Nov 19, 2013 rated it really liked it  ·  review of another edition
“While the introvert is reflecting on the question (thinking first), the extrovert takes this as an invitation to fill the void (talking first). As long as the introvert doesn’t interrupt, the extrovert continues to fill the interpersonal space with talk. But as long as the extrovert talks, the introvert can’t think and stays mute. Mute means the invitation is still open, and continued talk assures that the introvert remains mute. By the time the extrovert pauses to ask, the introvert’s head is ...more
Nov 18, 2010 rated it it was amazing  ·  review of another edition
This book had could have been written about me, a lifelong introvert. The author "gets" me. Descriptions, examples, thoughts, and feelings are right on target. Most importantly, I learned that it is okay to be an introvert. My strength is drawn from solitude, the company of one or two people at a time, my pets, my books, my interests. I shouldn't berate myself for not wanting to go to big parties and do "fun" activities that extroverts enjoy. I will be buying my own copy of this book, reading it ...more
Shira and Ari Evergreen
May 23, 2010 rated it liked it  ·  review of another edition
Recommends it for: stressed-out people, geeks, introverts
Shelves: ari-faves
Introvert Power is a self-help book about celebrating your introverted identity and recognizing its strengths, instead of trying to be more extroverted and running out of energy, or becoming a hermit - the typical introvert responses to social overstimulation. The title is very appropriate - it's a very empowering message for introverts.

Personally, I'm trying to work on *reducing* my ego and I don't crave power, so some of her rah-rah'ing came off as presumptuous, for me: She makes a
Aug 26, 2014 rated it really liked it  ·  review of another edition
This is the third book about introversion that I have read (the others being The Introvert Advantage: How to Thrive in an Extrovert World and Quiet: The Power of Introverts in a World That Can't Stop Talking) and my favourite of the three.

Where "Quiet" focuses more on explaining and justifying our character traits and preferences to extroverts, and "Introvert Advantage" focuses on helping us introverts to fit better into our extrovert society, this is a big, juicy permission slip for you to celeb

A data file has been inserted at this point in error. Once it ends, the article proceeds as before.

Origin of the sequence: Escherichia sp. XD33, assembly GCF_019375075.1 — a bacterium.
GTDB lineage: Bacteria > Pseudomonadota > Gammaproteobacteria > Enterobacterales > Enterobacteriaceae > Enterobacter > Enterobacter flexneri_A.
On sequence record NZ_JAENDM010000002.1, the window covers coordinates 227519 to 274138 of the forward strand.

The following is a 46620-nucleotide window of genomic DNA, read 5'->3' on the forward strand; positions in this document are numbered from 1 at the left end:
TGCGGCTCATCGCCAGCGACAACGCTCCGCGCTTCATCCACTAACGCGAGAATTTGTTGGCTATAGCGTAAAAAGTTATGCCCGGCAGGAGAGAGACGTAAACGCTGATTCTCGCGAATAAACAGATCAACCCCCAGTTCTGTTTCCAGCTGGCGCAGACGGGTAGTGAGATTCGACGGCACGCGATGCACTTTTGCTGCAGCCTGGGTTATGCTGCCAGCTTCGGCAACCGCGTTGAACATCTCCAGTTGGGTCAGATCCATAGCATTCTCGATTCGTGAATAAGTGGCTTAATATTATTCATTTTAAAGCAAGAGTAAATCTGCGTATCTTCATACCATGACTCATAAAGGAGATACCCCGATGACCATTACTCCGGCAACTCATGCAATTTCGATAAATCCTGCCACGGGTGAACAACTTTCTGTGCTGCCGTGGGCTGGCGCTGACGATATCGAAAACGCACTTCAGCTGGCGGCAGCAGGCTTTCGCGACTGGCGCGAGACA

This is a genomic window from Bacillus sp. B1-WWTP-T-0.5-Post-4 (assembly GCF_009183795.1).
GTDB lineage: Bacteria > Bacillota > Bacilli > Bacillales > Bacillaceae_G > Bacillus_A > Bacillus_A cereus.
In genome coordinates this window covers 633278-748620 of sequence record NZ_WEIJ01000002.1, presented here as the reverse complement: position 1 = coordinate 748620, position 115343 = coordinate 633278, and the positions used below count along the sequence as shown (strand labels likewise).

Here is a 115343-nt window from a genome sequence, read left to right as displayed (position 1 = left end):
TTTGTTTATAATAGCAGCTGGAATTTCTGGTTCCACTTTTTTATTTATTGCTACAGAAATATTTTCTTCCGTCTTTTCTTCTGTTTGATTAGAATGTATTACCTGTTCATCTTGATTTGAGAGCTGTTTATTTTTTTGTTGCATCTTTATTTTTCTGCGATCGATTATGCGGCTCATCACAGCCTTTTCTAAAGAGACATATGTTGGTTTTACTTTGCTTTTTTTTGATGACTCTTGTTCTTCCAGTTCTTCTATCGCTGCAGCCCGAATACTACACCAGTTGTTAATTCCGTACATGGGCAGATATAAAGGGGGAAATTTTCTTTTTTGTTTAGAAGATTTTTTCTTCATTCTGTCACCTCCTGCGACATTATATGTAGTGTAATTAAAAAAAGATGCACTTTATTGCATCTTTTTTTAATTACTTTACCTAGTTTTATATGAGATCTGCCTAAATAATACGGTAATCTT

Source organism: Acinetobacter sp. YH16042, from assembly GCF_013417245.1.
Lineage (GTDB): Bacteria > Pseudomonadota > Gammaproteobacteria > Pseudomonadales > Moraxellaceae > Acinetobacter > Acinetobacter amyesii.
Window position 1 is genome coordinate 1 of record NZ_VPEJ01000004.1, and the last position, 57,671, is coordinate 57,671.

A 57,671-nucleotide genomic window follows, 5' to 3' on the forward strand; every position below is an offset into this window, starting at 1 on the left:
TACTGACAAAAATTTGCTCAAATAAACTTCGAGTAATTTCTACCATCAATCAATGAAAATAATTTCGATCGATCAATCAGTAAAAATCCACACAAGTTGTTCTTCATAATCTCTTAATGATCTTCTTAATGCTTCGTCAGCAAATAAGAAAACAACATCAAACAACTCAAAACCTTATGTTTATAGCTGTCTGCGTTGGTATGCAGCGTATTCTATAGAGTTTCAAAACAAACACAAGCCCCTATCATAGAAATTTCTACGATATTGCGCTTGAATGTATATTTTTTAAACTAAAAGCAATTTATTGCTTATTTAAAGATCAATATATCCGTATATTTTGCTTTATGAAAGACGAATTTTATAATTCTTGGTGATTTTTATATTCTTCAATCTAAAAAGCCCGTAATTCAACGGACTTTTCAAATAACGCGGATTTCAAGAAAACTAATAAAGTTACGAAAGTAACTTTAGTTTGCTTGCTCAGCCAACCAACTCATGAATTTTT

Oct 31, 2009 rated it it was ok  ·  review of another edition
I just grabbed this off the new book shelf at the library and will have to admit that I didn't read the whole thing. But I will say that the author understands us introverts. Sample:

Extrovert: How is your day going?
Introvert:(taking the question in, thinking)
Extrovert: I have had the craziest day....
Introvert: Yeah? (distracted from thinking)
Extrovert: Yeah, it all started this morning when...(continues for five minutes or so)....So you're doing well then
If you haven't read many books about personality types, etc., I'd suggest this book as a go-to guide. If you're already familiar with your introverted personality, this book is more of a cheerleader for you to maintain what you like about your introverted life and change what doesn't work. She offers lots of tips for specific situations: parties, work, home life, etc., but what I think she'd really wish for this book to be is an introvert's manifesto to be read by the extroverts of the world.
Mar 28, 2012 rated it it was amazing  ·  review of another edition
Recommends it for: Introverts mental health professionals; anyone interested in human behavior; social psychologists
I am a clinical social worker by profession and also an introvert. I call myself the "anti-social social worker" because I although I do need a certain amount of people time, I prefer and love to read, think and learn by myself. Like some others who've reviewed the book, I related well to this book and felt the author totally gets introverts in a way that I've never seen in other books on the subject. I also related to it because I am a mental health professional and also experienced the feeling ...more
Dec 27, 2011 rated it it was ok  ·  review of another edition
I found myself scanning pages rather than reading. The author shows understanding of introversion with long explanations and examples. If you need validation that you are ok as you are then great read this book.
Initial reaction: Considering I read this in one sitting shortly after being accepted for the galley, I devoured this book. It was a compulsive read and so interesting that I couldn't put it down once I picked it up. So many spot on assertions about introversion - what it is and what it isn't. I definitely appreciated the insight Helgoe had with respect to understanding and building upon the strengths of the introverted mind. It left me with a lot of food for thought because I am very much an introvert a ...more
Annie Palmer
Dec 20, 2010 rated it liked it  ·  review of another edition
Shelves: favorites
I enjoy and find it beneficial to myself and others to learn about human behavior. I obviously learned a lot about introverts, but also appreciated the tidbits I picked up about extroverts. As an introvert myself, I appreciate the practical ideas Helgoe presented. They are easily applicable and gives respect to oneself and others. I think it is important to know that about 50 percent of us are introverts, but don't realize it because we are conditioned to be extroverts. Another key point was tha ...more
Aug 11, 2016 rated it it was amazing  ·  review of another edition
Shelves: non-fiction
Wow this is a life changing read!!

I have always felt at odds with myself and my ability to act accordingly to society's standards, and have especially felt like there was something wrong with my non-extroverted preferences. And then along came this book and it has given me hope and many reasons to celebrate my true introverted nature.